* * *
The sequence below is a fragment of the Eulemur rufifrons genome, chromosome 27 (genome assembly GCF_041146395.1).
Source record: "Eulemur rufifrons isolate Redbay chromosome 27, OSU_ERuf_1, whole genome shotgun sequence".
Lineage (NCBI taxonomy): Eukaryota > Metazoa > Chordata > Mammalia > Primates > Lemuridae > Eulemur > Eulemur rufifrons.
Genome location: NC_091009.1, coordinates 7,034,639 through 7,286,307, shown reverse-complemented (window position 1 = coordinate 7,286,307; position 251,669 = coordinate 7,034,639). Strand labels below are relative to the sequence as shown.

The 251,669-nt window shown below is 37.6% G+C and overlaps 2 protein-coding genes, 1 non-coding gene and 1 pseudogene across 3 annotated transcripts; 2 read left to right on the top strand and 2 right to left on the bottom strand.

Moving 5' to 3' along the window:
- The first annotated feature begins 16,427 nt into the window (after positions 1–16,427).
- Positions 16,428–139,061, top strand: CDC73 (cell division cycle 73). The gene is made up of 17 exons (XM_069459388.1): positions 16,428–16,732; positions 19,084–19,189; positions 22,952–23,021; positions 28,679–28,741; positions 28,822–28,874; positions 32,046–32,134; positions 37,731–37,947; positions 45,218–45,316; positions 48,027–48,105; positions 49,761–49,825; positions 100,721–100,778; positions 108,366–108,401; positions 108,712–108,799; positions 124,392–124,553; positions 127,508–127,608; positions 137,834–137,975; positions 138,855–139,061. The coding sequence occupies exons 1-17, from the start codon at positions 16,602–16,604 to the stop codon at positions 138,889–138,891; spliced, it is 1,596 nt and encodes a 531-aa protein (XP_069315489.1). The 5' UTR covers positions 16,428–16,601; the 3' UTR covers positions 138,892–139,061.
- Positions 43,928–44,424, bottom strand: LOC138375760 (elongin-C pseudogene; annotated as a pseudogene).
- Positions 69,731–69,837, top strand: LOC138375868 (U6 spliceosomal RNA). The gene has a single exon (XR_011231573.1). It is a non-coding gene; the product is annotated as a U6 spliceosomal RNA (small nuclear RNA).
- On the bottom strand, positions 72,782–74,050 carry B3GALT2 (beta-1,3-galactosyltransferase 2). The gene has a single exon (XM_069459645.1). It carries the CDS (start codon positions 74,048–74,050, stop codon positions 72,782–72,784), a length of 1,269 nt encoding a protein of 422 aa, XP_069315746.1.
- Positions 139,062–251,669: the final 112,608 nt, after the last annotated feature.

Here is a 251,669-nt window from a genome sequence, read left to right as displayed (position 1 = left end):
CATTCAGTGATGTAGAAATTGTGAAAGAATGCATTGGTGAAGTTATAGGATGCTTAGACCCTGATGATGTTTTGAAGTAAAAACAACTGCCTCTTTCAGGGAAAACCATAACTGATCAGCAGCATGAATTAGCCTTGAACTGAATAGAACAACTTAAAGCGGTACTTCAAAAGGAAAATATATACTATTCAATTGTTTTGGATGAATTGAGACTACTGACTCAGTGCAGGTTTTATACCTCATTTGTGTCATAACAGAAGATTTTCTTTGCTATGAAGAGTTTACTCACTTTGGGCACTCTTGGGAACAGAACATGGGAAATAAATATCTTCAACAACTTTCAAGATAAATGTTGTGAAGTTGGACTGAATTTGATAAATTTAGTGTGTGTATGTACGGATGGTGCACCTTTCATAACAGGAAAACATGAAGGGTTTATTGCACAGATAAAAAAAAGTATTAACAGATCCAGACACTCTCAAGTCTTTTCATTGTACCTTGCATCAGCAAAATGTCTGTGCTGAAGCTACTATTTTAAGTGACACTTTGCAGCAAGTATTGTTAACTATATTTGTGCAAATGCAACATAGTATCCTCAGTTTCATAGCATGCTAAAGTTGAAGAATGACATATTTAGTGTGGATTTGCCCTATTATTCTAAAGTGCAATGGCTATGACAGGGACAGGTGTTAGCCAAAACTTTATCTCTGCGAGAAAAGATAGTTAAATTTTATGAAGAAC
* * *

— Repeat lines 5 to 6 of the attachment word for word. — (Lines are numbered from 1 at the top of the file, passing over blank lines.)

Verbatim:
The 251,669-nt window shown below is 37.6% G+C and overlaps 2 protein-coding genes, 1 non-coding gene and 1 pseudogene across 3 annotated transcripts; 2 read left to right on the top strand and 2 right to left on the bottom strand.

Moving 5' to 3' along the window: